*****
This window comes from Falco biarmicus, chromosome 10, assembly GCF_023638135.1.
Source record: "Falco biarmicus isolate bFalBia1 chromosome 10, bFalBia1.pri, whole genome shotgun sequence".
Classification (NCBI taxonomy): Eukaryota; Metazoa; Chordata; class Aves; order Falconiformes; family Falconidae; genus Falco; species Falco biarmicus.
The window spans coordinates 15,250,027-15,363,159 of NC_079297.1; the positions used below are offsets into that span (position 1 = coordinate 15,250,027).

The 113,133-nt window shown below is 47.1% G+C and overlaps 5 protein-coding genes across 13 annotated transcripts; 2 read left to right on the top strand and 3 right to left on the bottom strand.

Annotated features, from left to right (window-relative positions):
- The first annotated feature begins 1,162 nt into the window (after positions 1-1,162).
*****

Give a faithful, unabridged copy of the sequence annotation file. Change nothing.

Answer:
This window comes from Falco biarmicus, chromosome 10, assembly GCF_023638135.1.
Source record: "Falco biarmicus isolate bFalBia1 chromosome 10, bFalBia1.pri, whole genome shotgun sequence".
Classification (NCBI taxonomy): Eukaryota; Metazoa; Chordata; class Aves; order Falconiformes; family Falconidae; genus Falco; species Falco biarmicus.
The window spans coordinates 15,250,027-15,363,159 of NC_079297.1; the positions used below are offsets into that span (position 1 = coordinate 15,250,027).

The 113,133-nt window shown below is 47.1% G+C and overlaps 5 protein-coding genes across 13 annotated transcripts; 2 read left to right on the top strand and 3 right to left on the bottom strand.

Annotated features, from left to right (window-relative positions):
- The first annotated feature begins 1,162 nt into the window (after positions 1-1,162).